After Texas walked off the floor after getting eliminated in the Elite Eight in Palo Alto, California, at the end of the 2017–18 season, question marks started popping up.
The departure of impact graduates Chiaka Ogbogu, Ebony Nwanebu and Cat McCoy affected Texas’ depth. The Longhorns also lost standout freshman outside hitter Lexi Sun, who transferred to Nebraska earlier this offseason.
In No. 3 Texas’ Orange-White game last week, head coach Jerritt Elliott and the Longhorns appeared to find an answer to the lingering offseason questions: the 2022 recruiting class.
In a match set up to pit Texas’ newcomers against its veterans, the Longhorn fans in attendance at Gregory Gym got their first glimpse of the highly touted freshman class.
Among them are outside hitter Logan Eggleston, who led all players with a 12-kill, 10-dig effort in Saturday’s scrimmage. The 6-foot-2-inch Tennessee native showed she could keep up with well-established attackers, such as junior outside hitter Micaya White, and could have a significant role in Texas’ success this season.
Freshman middle blocker Asjia O’Neal made her burnt orange debut as well. The nation’s third-ranked recruit played both ends of the court and tallied five kills in two quick sets. Elliott’s staff also saw big contributions from freshman outside hitter Katarina Luketic. The Croatia native posted nine kills on the day.
Despite impressive performances from these freshmen, Elliott was looking for a more basic development from his newcomers.
“I was trying to see if I would notice if their behavior, their attitudes, and their body language showed that they were freshmen,” Elliott said. “They were steady and their communication and their routines were really good, so that’s a good sign for us.”
And that’s not the only good sign for Texas. The Longhorns have also retained several key players from last season and with it the leadership it needs to keep the team focused.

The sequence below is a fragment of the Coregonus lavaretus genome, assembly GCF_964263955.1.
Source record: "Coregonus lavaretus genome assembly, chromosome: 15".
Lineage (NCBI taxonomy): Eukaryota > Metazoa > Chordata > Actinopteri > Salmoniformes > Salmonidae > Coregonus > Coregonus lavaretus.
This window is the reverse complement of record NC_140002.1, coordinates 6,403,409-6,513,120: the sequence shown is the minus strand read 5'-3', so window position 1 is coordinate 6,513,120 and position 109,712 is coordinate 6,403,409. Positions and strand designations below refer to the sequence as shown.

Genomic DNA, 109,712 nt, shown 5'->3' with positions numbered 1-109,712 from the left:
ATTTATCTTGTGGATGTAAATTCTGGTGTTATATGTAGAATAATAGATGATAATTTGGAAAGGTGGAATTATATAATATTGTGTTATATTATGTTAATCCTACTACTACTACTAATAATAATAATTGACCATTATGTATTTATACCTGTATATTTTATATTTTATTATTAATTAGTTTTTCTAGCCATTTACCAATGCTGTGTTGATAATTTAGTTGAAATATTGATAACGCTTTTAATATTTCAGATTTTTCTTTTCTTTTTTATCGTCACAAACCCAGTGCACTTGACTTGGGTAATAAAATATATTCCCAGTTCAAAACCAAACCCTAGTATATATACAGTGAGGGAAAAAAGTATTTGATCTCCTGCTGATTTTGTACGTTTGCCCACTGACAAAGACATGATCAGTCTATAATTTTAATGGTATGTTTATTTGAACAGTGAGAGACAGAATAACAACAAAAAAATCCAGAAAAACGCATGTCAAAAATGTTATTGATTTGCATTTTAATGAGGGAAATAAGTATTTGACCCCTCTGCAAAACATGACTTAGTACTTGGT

Expect the Longhorns to lean on players like White, senior outside hitter Yaasmeen Bedart-Ghani and sophomore setter Ashley Shook. Despite the offseason changes, Texas still has an experienced group that can help its freshmen develop.
“You can really see it with Yaazie,” Elliott said. “(She’s) been communicating very well with us and really mentoring the young players on what this culture is about and being confident in what she’s doing.”
As the pieces come together for Texas’ 2018 campaign, sights are set on yet another conference championship and deep postseason run. Last year marked the first time in five years that the Longhorns failed to advance to the Final Four, and that should be added motivation for this season.
The road to Minneapolis won’t be easy, though. Texas’ slate features ranked matchups with the likes of No. 7 Florida, No. 5 Kentucky and No. 1 Stanford. Elliott himself noted this year as one of the toughest schedules he’s had in his 18 years at Texas.
While 2018 might be about finding the right combination to replace Texas’ departed trio, this is not by any means a rebuilding year.
“It’d be nice to go unscathed through this (schedule), but I assume we’re going to take some losses,” Elliott said. “The great thing about playing this competition is you learn real fast areas of weakness … and areas you’re going to need to improve to perform at a higher level.”
Texas’ 2018 campaign begins with a trip to Lincoln, Nebraska, as they take on No. 18 Oregon on Friday and No. 7 Florida on Saturday. First serve is set for 3:30 p.m. on both days.